You can take this one step further by adding labels like
This provides something to build on. If you’re using only titles, thats cool, you now have a todo list. If you’re using labels, even better because now you can easily group work. Most of the time I try to keep things simple. I use each issue to store links related to a topic.
Sometimes I use checkboxes to build a list of things to do for a single feature or bug.
Your goal should be to leverage issues for information storage. Use issues to store ideas, bugs, and any pertinent information related to each item.
Write it down.
Once it is written down you no longer need to remember it.
Use tools to manage groups of issues and sequence work
If you’ve made it this far you have a remote git repository and a list of issues related to your project. These issues might be bugs, ideas for features, or enhancements, or possibly just notes. We have a new problem, though; How and when do we do all this work?
Well, with Github you can use Github Projects.
Github issues — https://github.com/features/issues/
Gitlab has something similar called Boards.
Gitlab Boards — https://gitlab.com/gitlab-org/gitlab/-/boards
Both are excellent ways to manage larger efforts. This could be as simple creating groups of items to tackle over a long weekend, to something as complex as assigning work for a large team.
Github and Gitlab didn’t always have Projects or Boards. So, naturally, there are open-source alternatives out there too. Personally, I’ve had great luck with one called Zube. We use Zube on OpenScope and it’s awesome!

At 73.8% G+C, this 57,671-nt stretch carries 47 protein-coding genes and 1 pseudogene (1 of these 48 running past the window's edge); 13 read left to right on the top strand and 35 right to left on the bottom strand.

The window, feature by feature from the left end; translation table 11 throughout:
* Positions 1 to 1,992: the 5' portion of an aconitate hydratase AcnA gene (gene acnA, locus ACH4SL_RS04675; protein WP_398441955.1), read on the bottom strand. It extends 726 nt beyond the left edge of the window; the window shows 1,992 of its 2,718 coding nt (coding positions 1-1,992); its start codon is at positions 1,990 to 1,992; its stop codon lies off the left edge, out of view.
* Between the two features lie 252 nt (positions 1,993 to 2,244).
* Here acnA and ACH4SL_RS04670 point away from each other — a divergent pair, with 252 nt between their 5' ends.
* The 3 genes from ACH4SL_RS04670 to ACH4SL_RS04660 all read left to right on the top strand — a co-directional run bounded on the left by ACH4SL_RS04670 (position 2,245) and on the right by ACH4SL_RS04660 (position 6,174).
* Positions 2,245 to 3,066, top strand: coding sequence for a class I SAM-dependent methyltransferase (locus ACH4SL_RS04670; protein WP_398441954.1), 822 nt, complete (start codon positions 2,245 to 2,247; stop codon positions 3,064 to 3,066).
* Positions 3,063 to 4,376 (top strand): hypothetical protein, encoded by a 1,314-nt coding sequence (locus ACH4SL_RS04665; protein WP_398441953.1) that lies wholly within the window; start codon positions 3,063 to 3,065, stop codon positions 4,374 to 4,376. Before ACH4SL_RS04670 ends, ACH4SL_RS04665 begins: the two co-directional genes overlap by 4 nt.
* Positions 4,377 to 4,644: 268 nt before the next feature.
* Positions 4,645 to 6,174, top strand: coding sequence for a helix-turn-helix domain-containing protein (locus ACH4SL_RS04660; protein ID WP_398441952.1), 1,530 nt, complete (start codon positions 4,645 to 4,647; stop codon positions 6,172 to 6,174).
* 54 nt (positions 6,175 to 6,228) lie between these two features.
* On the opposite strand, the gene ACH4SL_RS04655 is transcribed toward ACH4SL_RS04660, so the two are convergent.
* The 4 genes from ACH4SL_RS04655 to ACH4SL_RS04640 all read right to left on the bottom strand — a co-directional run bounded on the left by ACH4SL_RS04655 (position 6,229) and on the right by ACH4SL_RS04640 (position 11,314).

Zube allows you to create higher level groupings of issues like Epics and Releases. There are a whole host of features that can help super-charge your development planning.
At the end of the day, all of these options are simply another layer on top of issues. As long as you create issues, you can leverage any of these options to plan tactically.
There are two applications I have not mentioned here: Jira and Azure Devops. I wouldn’t recommend either for most personal projects. They are great systems, but both are complex and require a lot of setup. If our goal is to efficiently use our time by planning work, it makes little sense to spend that time planning how to plan. I’ll just say avoid Jira and Azure Devops for personal projects unless you know what you’re getting into.
Whew, you made it!
We talked about many different ways to manage a personal project. We start small and each step builds on the last. We establish good habits from the beginning and continue to build on them as things get more complex.
If you remember anything from this article I’d like it to be this:
Establish good habits that build on the previous good habits
This goes back to the age-old phrase: Baby Steps. As long as you’re moving in the right direction, even if it’s slowly, you’re going to improve.
We covered quite a few tools in this article. Here is a quick recap.
Remote Git Repositories and basic Issue Tracking
Project Management Integrations